String Theory Bandit: A High Speed YoYo Review

String Theory YoYos Bandit
Reviewed by Chris Rhoads
June 22, 2011


Ok, String Theory (STYY) has been out for quite a while now and has hit their stride, releasing five models to the community over the year and a half of their existence. Over this period I have felt like I have been on a roller coaster with them. Their first release, The Remnant, was an absolutely brilliant yo-yo that I enjoyed quite a bit. The next two, the Quark and Singularity, were way too heavy for my tastes. Recently they released the updated Remnant 2, showing me why I was a fan in the first place. Now I am about to review their latest release, the Bandit. The Bandit is their first foray into the world of full sized throws. After playing the Remnant 2 I was optimistic about this new release. Time to see if this will leave me at the highest peak or lowest trough of this roller coater ride.


• Width: 42mm
• Diameter: 55mm
• Gap: 4.45mm
• Weight: 70g
• Bearing: C size Terrapin Treated
• Response: Red Gasket Silicone


The Bandit is your classic butterfly shaped design. The profile has gracefully curved rims that transition smoothly into the catch zone. I would liken the Bandit profile to a modern reinterpretation of the much-loved CLYW BvM design. The cup is deep with swooping inner walls and a recessed IGR under the larger rims. At the center of the cup is a flat floor with a small hub in the center. The bead blast finish is extremely well implemented. It is an almost chalk board finish that feels great in the hand. One issue I had with the design is with the bearing seat. It is tight to the point of being worrisome. I have had my fair share of tight bearing posts in the past, none that have bothered me too much. A pair of needle nose pliers usually solves the problem. This one was so tight that it made it a slight chore just to open the yo-yo and difficult to remove the bearing with said pliers. This is may cause a problem over time, repeated opening and closing of the yo-yo and removal of the bearing can strip the seat of its anno and possibly lead to vibe over time. Over all it is an interesting design but not wholly unique. If they do update the design for I would recommend they rethink the bearing seat on any future releases.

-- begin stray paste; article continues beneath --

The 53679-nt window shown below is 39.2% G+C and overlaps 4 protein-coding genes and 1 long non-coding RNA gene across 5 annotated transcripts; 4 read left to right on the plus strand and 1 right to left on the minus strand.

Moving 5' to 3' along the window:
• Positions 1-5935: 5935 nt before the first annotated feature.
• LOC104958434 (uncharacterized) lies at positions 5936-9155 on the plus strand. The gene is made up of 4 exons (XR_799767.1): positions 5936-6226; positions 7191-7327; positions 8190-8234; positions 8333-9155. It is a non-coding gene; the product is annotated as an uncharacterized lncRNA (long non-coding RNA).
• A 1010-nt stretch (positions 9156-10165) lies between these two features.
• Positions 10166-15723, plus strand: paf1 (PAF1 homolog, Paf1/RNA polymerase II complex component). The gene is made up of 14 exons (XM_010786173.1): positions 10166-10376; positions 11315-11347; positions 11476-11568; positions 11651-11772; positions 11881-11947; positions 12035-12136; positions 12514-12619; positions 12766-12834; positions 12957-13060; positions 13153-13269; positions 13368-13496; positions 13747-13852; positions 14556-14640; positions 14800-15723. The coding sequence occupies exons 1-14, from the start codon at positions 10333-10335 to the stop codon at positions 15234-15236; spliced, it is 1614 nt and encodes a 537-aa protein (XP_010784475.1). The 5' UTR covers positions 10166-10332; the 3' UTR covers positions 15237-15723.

There is no getting around it; at 70 grams this is a heavy yo-yo. It hits hard at the end of the string and moves at just about a medium pace. While the increased weight does allow for some rock solid and stable play I found that it took a good deal of effort to move quickly on the string. This is definitely for players with a chilled out play style and not for those that want speed.

Response and Bearing